August 19, 2022


Health for a better future

COVID vaccine boosters to be tested by UW Medicine

UW Medicine is one of 12 institutions in the nation set to test the safety and efficacy of COVID-19 vaccine booster shots.

The trial, sponsored by the National Institutes of Health, will mix-and-match types of doses for participants, by administering a single booster shot of the Johnson & Johnson vaccine, according to a UW release announcing the trial.

That will include participants who’ve previously received either two Pfizer or Moderna doses or a single dose of the Johnson & Johnson vaccine. Participants will be monitored for about a year after receiving the booster dose.

“We just want to be ready for whatever this virus throws at us,” said Dr. Christine Johnston, principal investigator and an associate professor of medicine, Division of Allergy and Infectious Diseases, at the University of Washington School of Medicine.

“We want to have the evidence about whether boosters are effective or not,” said Johnston. “Right now, I think we still need a lot more data to understand when to get boosters, how to get them, how to phase them, the timing. And so that is exactly what this trial is trying to address.”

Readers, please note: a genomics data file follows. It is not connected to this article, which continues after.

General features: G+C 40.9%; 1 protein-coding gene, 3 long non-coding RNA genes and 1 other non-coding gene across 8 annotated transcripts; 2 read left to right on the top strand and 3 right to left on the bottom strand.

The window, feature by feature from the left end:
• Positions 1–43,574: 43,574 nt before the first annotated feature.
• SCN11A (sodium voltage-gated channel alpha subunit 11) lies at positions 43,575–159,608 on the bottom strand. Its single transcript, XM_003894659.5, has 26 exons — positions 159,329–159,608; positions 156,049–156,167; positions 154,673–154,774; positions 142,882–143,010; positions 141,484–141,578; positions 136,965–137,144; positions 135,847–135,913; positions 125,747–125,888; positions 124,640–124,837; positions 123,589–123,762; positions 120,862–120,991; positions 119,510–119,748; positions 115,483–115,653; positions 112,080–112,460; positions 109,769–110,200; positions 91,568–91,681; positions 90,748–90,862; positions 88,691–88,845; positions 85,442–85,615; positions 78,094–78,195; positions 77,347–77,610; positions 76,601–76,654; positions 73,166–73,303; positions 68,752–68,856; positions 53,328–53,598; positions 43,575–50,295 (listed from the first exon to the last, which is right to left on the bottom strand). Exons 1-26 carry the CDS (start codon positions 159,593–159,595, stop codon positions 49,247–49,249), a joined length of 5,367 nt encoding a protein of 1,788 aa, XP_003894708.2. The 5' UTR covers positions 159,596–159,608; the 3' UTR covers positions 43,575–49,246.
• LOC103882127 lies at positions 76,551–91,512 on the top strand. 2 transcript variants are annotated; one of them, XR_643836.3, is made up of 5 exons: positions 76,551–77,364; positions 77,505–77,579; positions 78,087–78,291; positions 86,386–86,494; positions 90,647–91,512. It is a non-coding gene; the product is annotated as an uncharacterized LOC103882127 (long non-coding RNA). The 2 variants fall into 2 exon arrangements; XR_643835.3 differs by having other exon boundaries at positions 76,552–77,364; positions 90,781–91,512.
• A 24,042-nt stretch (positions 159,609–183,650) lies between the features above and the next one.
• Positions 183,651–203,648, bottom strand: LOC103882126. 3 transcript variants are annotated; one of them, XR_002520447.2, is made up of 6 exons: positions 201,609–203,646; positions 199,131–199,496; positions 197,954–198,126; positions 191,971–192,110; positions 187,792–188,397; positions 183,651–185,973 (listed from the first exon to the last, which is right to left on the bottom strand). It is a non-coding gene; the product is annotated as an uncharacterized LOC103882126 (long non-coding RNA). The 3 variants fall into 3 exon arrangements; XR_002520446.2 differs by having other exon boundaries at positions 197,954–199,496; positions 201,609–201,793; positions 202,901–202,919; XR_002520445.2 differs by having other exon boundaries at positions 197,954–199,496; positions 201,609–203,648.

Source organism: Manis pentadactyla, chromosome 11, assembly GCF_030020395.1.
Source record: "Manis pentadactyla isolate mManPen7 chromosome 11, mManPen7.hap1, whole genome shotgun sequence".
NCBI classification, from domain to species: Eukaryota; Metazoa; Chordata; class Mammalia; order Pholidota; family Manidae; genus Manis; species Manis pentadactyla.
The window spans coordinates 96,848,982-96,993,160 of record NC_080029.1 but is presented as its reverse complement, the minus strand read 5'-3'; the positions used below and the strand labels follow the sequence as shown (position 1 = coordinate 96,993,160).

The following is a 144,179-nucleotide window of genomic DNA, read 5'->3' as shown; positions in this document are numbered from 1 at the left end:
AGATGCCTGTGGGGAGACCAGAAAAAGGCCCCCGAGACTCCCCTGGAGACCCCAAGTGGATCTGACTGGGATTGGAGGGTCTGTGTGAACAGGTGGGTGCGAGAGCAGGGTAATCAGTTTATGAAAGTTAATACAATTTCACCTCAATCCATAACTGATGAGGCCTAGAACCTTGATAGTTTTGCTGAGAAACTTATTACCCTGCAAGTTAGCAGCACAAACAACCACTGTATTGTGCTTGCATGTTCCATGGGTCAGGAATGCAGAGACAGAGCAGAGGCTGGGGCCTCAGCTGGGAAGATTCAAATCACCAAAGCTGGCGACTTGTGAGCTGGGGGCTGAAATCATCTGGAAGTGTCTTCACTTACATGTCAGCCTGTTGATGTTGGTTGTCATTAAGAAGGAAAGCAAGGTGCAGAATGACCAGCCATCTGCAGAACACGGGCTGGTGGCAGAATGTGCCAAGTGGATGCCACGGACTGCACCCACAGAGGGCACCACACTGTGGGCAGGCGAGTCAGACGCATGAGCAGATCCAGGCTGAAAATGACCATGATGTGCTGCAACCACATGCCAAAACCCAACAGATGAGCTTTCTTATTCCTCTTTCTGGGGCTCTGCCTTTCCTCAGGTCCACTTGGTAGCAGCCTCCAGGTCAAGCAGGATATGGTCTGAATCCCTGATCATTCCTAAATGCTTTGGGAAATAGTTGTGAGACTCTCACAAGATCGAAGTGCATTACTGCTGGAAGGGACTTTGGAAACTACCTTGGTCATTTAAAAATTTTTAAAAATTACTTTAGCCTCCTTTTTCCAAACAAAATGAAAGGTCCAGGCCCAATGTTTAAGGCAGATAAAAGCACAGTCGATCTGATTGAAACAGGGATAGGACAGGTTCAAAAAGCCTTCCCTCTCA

The trial will consist of two groups, with group one having finished vaccine doses at least 12 weeks before joining the study. The second group will involve those who have not previously received any COVID vaccine. That group will receive the two-shot Moderna version and might receive a booster later.

The trial will last for about a year and involve at least 7 to 11 in-person visits.

Participants must be at least 18 years old and will undergo a screening assessment to see whether they are eligible. Study visits will involve physical exams, blood draws and vaccine injections. Participants will be asked to keep a diary of their vaccine reactions for 7 days after each injection.

Those who’ve had previous COVID infection, are currently pregnant or breastfeeding or have had serious reactions to vaccines are not eligible.

Members of Group 1 will be compensated $800, while those in Group 2 will be compensated $1,400, according to the study details. The participating clinic is on the 11th floor of the Ninth and Jefferson Building at Harborview Medical Center in Seattle. For more information, go to

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Debbie Cockrell has been with The News Tribune since 2009. She reports on business and development, local and regional issues.